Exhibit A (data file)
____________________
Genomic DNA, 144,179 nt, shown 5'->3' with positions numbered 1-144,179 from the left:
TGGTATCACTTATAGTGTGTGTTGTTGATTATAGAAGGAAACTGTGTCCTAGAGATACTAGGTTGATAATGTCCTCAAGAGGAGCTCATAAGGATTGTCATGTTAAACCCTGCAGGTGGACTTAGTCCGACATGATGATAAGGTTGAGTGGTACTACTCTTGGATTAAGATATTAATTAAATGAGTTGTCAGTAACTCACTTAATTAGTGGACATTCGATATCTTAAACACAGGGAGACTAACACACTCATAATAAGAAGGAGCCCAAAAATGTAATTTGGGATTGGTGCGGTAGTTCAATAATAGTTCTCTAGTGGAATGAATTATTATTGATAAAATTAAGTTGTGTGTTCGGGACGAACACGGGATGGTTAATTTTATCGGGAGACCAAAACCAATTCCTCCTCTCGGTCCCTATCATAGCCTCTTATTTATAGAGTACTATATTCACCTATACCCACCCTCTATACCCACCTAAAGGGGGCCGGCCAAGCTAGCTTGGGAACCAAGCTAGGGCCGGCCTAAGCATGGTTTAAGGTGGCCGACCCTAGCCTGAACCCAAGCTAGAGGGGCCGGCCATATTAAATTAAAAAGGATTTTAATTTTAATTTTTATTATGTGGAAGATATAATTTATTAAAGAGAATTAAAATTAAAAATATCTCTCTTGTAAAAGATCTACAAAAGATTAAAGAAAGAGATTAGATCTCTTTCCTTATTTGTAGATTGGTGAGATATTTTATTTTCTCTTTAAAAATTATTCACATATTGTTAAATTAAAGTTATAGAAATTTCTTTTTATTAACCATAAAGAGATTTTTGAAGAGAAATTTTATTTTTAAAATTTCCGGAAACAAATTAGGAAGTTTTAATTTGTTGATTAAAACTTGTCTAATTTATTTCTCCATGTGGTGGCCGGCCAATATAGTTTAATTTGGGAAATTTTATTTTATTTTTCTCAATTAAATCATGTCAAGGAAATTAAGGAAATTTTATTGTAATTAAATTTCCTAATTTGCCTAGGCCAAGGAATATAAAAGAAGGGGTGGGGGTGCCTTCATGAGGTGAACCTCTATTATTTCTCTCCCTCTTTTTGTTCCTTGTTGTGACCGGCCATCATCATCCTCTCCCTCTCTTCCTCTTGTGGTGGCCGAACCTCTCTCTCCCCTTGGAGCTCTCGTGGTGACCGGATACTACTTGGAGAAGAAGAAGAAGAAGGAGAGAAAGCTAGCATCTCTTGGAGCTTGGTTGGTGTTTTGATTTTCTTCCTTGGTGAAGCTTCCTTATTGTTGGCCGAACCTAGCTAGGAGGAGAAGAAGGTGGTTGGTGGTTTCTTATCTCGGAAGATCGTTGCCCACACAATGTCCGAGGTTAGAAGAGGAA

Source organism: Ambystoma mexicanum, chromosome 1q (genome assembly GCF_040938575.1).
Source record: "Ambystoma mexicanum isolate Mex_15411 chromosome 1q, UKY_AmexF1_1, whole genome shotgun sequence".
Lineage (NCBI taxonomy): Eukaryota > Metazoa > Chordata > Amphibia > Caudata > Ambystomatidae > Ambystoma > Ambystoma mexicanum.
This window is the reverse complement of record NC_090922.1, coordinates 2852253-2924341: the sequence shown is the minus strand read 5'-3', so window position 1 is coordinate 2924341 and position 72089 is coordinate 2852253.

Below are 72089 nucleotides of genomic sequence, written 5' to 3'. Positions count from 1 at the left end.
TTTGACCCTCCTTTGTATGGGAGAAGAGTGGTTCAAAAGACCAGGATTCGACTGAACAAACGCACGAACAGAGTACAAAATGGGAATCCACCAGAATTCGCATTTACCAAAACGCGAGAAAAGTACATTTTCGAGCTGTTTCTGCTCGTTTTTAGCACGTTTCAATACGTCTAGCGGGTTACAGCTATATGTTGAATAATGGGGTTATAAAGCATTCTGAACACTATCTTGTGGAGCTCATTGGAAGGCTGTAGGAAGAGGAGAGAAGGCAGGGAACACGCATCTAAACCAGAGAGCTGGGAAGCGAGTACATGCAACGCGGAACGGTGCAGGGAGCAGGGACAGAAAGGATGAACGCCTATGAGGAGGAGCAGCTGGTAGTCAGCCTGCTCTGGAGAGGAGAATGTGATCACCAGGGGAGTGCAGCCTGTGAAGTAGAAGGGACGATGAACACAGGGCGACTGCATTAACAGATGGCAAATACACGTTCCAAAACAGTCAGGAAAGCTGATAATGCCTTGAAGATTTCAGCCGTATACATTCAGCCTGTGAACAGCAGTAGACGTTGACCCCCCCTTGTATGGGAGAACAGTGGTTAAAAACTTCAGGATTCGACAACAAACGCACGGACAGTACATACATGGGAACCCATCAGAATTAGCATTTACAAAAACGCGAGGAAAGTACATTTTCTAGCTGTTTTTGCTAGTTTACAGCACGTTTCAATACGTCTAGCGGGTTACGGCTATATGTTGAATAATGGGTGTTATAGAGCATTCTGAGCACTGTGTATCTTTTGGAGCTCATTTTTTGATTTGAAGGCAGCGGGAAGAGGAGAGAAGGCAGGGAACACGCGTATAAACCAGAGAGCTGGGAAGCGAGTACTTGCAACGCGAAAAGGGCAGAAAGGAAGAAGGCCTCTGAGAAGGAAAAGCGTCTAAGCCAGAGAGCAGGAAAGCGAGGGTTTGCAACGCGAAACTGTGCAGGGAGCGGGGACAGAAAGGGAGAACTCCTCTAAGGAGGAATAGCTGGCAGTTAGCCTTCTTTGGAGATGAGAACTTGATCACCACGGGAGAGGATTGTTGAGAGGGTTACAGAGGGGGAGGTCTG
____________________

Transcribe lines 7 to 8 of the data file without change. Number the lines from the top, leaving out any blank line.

Below are 72089 nucleotides of genomic sequence, written 5' to 3'. Positions count from 1 at the left end.
TTTGACCCTCCTTTGTATGGGAGAAGAGTGGTTCAAAAGACCAGGATTCGACTGAACAAACGCACGAACAGAGTACAAAATGGGAATCCACCAGAATTCGCATTTACCAAAACGCGAGAAAAGTACATTTTCGAGCTGTTTCTGCTCGTTTTTAGCACGTTTCAATACGTCTAGCGGGTTACAGCTATATGTTGAATAATGGGGTTATAAAGCATTCTGAACACTATCTTGTGGAGCTCATTGGAAGGCTGTAGGAAGAGGAGAGAAGGCAGGGAACACGCATCTAAACCAGAGAGCTGGGAAGCGAGTACATGCAACGCGGAACGGTGCAGGGAGCAGGGACAGAAAGGATGAACGCCTATGAGGAGGAGCAGCTGGTAGTCAGCCTGCTCTGGAGAGGAGAATGTGATCACCAGGGGAGTGCAGCCTGTGAAGTAGAAGGGACGATGAACACAGGGCGACTGCATTAACAGATGGCAAATACACGTTCCAAAACAGTCAGGAAAGCTGATAATGCCTTGAAGATTTCAGCCGTATACATTCAGCCTGTGAACAGCAGTAGACGTTGACCCCCCCTTGTATGGGAGAACAGTGGTTAAAAACTTCAGGATTCGACAACAAACGCACGGACAGTACATACATGGGAACCCATCAGAATTAGCATTTACAAAAACGCGAGGAAAGTACATTTTCTAGCTGTTTTTGCTAGTTTACAGCACGTTTCAATACGTCTAGCGGGTTACGGCTATATGTTGAATAATGGGTGTTATAGAGCATTCTGAGCACTGTGTATCTTTTGGAGCTCATTTTTTGATTTGAAGGCAGCGGGAAGAGGAGAGAAGGCAGGGAACACGCGTATAAACCAGAGAGCTGGGAAGCGAGTACTTGCAACGCGAAAAGGGCAGAAAGGAAGAAGGCCTCTGAGAAGGAAAAGCGTCTAAGCCAGAGAGCAGGAAAGCGAGGGTTTGCAACGCGAAACTGTGCAGGGAGCGGGGACAGAAAGGGAGAACTCCTCTAAGGAGGAATAGCTGGCAGTTAGCCTTCTTTGGAGATGAGAACTTGATCACCACGGGAGAGGATTGTTGAGAGGGTTACAGAGGGGGAGGTCTG